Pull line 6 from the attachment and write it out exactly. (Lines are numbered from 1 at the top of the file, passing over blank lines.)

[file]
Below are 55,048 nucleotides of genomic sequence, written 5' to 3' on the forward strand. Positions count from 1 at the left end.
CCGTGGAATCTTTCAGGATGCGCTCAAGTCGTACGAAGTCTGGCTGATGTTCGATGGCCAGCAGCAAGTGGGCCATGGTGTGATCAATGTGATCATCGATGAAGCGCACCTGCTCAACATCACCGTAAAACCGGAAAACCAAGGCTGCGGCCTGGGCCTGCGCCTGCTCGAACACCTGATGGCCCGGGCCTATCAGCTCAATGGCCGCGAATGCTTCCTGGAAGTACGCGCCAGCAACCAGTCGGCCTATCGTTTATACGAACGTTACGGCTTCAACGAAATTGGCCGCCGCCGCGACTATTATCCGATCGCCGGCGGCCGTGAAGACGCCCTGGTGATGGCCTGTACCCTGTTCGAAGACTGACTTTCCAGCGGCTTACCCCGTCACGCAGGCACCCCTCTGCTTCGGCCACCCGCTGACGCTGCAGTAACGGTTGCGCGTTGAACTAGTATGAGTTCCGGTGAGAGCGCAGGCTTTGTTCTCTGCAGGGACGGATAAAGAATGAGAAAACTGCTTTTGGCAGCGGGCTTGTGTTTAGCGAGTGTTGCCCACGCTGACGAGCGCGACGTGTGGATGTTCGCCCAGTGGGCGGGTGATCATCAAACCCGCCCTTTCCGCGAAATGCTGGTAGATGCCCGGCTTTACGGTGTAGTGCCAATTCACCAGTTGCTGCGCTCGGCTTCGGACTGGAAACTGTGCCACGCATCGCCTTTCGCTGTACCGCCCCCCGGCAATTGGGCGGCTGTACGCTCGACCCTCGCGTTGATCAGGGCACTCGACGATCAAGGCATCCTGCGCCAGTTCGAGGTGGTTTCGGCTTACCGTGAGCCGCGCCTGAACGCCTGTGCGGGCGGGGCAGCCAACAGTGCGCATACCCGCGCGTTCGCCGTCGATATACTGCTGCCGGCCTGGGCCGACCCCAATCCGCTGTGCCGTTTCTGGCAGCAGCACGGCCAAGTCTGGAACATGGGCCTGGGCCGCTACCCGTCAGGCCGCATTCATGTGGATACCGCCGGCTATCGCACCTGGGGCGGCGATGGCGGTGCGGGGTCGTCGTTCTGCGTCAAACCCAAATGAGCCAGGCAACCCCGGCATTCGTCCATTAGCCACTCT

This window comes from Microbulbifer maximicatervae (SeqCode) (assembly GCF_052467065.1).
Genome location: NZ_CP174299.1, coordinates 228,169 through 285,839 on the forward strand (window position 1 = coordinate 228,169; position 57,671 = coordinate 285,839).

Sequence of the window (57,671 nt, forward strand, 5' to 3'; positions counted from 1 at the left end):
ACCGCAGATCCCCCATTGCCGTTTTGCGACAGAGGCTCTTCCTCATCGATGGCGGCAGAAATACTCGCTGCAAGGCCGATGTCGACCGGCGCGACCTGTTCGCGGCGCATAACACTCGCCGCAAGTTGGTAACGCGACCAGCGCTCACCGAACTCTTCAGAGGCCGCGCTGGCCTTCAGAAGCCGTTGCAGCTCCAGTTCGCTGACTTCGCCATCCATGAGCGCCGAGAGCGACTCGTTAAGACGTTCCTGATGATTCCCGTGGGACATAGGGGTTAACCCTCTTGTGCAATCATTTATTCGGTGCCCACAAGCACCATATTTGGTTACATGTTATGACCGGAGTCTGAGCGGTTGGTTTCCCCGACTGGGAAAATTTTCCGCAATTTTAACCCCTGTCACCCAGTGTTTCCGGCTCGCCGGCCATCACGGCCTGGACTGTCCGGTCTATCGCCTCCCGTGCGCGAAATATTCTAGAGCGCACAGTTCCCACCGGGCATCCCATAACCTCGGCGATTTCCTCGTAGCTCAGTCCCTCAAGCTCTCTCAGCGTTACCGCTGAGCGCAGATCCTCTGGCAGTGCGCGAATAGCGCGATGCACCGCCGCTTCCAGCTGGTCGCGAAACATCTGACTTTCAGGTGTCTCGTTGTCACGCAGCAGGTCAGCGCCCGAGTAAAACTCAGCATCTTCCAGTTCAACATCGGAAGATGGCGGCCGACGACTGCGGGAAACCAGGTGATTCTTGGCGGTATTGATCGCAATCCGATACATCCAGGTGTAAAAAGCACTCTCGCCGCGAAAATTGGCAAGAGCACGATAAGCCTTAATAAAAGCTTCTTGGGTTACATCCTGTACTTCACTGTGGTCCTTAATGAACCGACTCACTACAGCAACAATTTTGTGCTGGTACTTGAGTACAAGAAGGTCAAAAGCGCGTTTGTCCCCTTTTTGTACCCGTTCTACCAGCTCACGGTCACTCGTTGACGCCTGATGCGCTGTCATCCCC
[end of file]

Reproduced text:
ACCGCAGATCCCCCATTGCCGTTTTGCGACAGAGGCTCTTCCTCATCGATGGCGGCAGAAATACTCGCTGCAAGGCCGATGTCGACCGGCGCGACCTGTTCGCGGCGCATAACACTCGCCGCAAGTTGGTAACGCGACCAGCGCTCACCGAACTCTTCAGAGGCCGCGCTGGCCTTCAGAAGCCGTTGCAGCTCCAGTTCGCTGACTTCGCCATCCATGAGCGCCGAGAGCGACTCGTTAAGACGTTCCTGATGATTCCCGTGGGACATAGGGGTTAACCCTCTTGTGCAATCATTTATTCGGTGCCCACAAGCACCATATTTGGTTACATGTTATGACCGGAGTCTGAGCGGTTGGTTTCCCCGACTGGGAAAATTTTCCGCAATTTTAACCCCTGTCACCCAGTGTTTCCGGCTCGCCGGCCATCACGGCCTGGACTGTCCGGTCTATCGCCTCCCGTGCGCGAAATATTCTAGAGCGCACAGTTCCCACCGGGCATCCCATAACCTCGGCGATTTCCTCGTAGCTCAGTCCCTCAAGCTCTCTCAGCGTTACCGCTGAGCGCAGATCCTCTGGCAGTGCGCGAATAGCGCGATGCACCGCCGCTTCCAGCTGGTCGCGAAACATCTGACTTTCAGGTGTCTCGTTGTCACGCAGCAGGTCAGCGCCCGAGTAAAACTCAGCATCTTCCAGTTCAACATCGGAAGATGGCGGCCGACGACTGCGGGAAACCAGGTGATTCTTGGCGGTATTGATCGCAATCCGATACATCCAGGTGTAAAAAGCACTCTCGCCGCGAAAATTGGCAAGAGCACGATAAGCCTTAATAAAAGCTTCTTGGGTTACATCCTGTACTTCACTGTGGTCCTTAATGAACCGACTCACTACAGCAACAATTTTGTGCTGGTACTTGAGTACAAGAAGGTCAAAAGCGCGTTTGTCCCCTTTTTGTACCCGTTCTACCAGCTCACGGTCACTCGTTGACGCCTGATGCGCTGTCATCCCC